Shuck and Jive

Friday, August 29, 2008

Rev. Janet Edwards Invites You to a Party: Her Trial!

I met Rev. Janet Edwards a couple of years ago at a More Light Presbyterians conference in Nashville. She is a direct descendant of the Puritan firebrand, Jonathan Edwards, and Janet is no less feisty. A mix of intelligence and compassion, she is graciously moving the Presbyterian Church toward inclusivity.

In 2005 she officiated at a wedding (although not recognized as such by the state) for two women. The announcement of the wedding was placed in the local newspaper as other weddings are listed. A colleague of hers got wind of it and initiated church court proceedings against her.

Here are some of my posts about Janet:
The first trial in November 2006 exonerated her on a technicality. So a new complaint was filed. She faces trial October 1 in Pittsburgh.

Is Janet bummed? Nope. She has extended an invitation to all to come to the party, er, trial. Here is the latest from More Light Presbyterians, Come to the Trial:

I am Janet Edwards, a Presbyterian minister in Pittsburgh, PA. I greet you with the joy that springs from Jesus’ gospel of love!

On June 25, 2005, I was blessed beyond measure to preside at the Spirit-filled wedding of Nancy McConn and Brenda Cole. Following the usual practice, Brenda and Nancy placed an announcement of their marriage in the Celebrations section of The Pittsburgh Post-Gazette. The announcement included all that we expect in such notices: a picture of the couple, a list of the wedding party and a brief description of me as the officiant. This public disclosure of my pastoral act has led to a trial under the disciplinary rules of my church, the Presbyterian Church (U.S.A.).

I understand my calling from God to be a “pray-er,” to devote myself to prayer without ceasing. So I am shocked myself that my life’s work has placed me at the very heart of the long-stewing debate that engages the whole world on the place of gay, lesbian, bisexual and transgender people in our community.

Perhaps we can all agree that we, in the church, are not very good at talking about our differing views on the inclusion of GLBT people in marriage. We keep a stony silence or throw accusations — and this is why my trial becomes such a gift from God. It is an opportunity for the different sides in the church to lay out their positions for ourselves and the world to see, to think about, to pray about, to talk about.

This is why I want the world to come to this trial, participate in the conversation and worship around it. Please come.

Here is the way to do it:

The trial will reconvene at 9 a.m. on Wednesday, October 1, 2008, at the Grand Hall of the Priory, 614 Pressley Street , Pittsburgh, PA 15212. Just call All Directions, 412.566.1710, say you want to come to the trial and they will plan your trip. If you are able to give the time to come, we are able to arrange your travel and stay in Pittsburgh.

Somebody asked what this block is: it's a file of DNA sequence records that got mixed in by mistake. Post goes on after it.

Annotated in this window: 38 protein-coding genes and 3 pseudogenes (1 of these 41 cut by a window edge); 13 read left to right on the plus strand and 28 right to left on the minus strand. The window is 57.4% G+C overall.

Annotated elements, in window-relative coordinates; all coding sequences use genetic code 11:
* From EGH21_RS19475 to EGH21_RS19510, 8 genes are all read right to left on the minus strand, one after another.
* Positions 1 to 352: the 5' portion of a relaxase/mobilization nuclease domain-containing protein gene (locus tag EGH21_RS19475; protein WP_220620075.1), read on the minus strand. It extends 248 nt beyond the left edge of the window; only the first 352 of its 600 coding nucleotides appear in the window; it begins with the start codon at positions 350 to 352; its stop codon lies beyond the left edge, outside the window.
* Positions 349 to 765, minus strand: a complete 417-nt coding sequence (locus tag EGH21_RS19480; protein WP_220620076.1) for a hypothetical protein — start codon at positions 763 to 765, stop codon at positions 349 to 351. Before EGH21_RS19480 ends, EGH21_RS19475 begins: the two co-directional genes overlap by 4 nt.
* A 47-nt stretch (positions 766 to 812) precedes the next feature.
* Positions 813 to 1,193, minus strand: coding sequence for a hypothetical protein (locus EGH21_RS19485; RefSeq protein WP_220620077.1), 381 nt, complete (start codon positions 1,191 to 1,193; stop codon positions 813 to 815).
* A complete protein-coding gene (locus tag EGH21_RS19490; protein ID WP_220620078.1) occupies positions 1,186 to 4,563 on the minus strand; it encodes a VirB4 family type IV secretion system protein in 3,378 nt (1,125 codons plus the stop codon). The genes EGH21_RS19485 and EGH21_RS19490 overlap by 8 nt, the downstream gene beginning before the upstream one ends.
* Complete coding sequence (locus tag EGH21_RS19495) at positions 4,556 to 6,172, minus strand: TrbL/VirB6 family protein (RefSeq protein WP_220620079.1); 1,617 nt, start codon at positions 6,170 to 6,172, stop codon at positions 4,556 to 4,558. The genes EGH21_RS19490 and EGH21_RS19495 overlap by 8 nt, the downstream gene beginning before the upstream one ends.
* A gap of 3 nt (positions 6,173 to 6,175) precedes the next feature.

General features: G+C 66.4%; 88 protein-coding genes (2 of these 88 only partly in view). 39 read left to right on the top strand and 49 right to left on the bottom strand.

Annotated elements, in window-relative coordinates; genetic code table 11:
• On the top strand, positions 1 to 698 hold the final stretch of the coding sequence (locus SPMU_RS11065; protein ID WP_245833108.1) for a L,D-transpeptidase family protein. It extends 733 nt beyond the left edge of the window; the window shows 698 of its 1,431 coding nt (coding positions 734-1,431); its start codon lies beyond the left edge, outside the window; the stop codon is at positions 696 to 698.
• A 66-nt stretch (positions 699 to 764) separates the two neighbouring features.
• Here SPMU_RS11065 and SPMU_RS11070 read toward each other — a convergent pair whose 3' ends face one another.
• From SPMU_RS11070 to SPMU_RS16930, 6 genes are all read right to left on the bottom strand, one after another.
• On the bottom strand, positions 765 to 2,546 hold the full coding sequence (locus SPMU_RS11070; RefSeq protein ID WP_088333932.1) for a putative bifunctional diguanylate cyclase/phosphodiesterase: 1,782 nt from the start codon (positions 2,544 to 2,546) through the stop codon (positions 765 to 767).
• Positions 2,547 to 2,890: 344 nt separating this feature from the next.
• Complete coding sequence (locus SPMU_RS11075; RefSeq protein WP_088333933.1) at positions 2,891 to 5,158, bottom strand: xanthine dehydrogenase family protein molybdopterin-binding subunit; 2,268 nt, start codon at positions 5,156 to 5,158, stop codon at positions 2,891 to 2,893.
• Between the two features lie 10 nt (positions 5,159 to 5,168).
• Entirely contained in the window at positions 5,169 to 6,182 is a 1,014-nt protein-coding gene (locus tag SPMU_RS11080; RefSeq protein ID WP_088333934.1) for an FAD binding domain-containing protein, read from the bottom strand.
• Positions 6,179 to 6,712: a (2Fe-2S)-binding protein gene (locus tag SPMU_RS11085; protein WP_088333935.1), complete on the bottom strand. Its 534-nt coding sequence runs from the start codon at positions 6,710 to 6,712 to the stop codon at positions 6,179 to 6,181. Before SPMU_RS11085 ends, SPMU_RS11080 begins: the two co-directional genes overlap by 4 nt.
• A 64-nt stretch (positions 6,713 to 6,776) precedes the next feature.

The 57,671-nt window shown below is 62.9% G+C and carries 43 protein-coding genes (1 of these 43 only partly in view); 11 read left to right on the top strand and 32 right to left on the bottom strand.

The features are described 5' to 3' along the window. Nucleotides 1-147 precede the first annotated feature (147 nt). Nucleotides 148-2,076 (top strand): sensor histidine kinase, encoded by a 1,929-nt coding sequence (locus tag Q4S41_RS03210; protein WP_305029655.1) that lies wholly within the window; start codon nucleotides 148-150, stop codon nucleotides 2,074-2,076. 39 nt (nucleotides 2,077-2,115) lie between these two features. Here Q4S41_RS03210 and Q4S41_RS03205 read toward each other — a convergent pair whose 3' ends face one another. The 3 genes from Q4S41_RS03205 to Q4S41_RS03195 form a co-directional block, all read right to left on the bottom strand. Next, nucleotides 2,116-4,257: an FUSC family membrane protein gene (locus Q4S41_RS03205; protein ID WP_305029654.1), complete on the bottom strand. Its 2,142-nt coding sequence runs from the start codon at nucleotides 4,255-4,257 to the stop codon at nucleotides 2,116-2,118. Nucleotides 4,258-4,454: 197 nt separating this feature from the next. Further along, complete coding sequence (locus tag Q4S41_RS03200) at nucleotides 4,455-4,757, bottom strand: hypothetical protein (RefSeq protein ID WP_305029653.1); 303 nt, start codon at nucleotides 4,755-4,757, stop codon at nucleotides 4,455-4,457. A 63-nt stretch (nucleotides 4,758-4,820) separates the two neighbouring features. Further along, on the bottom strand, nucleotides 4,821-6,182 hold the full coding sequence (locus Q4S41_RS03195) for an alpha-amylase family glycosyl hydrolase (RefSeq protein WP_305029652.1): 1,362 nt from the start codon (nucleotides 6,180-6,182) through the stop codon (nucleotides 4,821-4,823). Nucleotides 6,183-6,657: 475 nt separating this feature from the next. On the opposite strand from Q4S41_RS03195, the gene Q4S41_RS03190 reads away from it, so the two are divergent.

To start a dialogue now, I invite you to read an overview of the brief I have submitted to the Permanent Judicial Commission of my presbytery called an Apologia in preparation for the trial. Whether you come to the trial or not, thank you for giving my position your prayerful consideration.

May the peace of Christ be always with you,

Rev. Janet McCune Edwards

Here are the details from her website. Need a video invitation? OK:

Despite the great subversive fun of inviting everyone to a trial, this is serious business. Janet is putting her ordination on the line. It is serious for lgbtq people, their commitments, and their rights. It is serious for ministers and congregations and their freedom to follow their consciences as they do ministry.

Janet is hoping that this event will be an opportunity for the church to talk about the theology of marriage. Take the time to read her Apologia that she is presenting to the Permanent Judicial Commission. Here is the full version in pdf.

Thank you, Janet.


  1. I don't know John, it's this kind of publicity hound stuff that really bothers me. if she wants to make a personal statement and face the trial, that's fine by me, but advocating for people to "party' with her, sounds narcissistic.

    I'm trying to walk with you all, John, which is hard for me to do.

  2. Let's get the facts. She was taken to trial (twice). 14 accusers publicly signed on. She is making her case. The "party" language was mine. Her language is about worship and conversation. It often takes these events to bring out the issues. She is serious. Do read her Apologia.

  3. I hope they don't start building fires outside the courthouse.

    Ah, Salem 1688. People exhibited behavior that the establishment deemed "unusual". It was blamed on witchcraft and good, innocent people were hanged and imprisoned and burned at the stake.

    Deja Vu?

    Bone chilling, no?

    I don't know, stushie. Nothing wrong with handsome young Greeks or pretty flowers as far as I can see.

  4. What would Jesus wear to her trial?

    Something serious and yet light. A little business and a little party.

    Perhaps a tuxedo print t-shirt to go with his mullet.

  5. Stushie, the other side has been making a mockery of our denomination by staging these events for years. I don't think it's unreasonable to ask for supporters to come and be with her during the trial.

    After all, I think it's important that the PJC see that this "trial" isn't about one woman, but about a cloud of witnesses.

  6. I understand the cloud of witnesses bit, and perhaps the Church should allow "amicus" petitions in cases like this.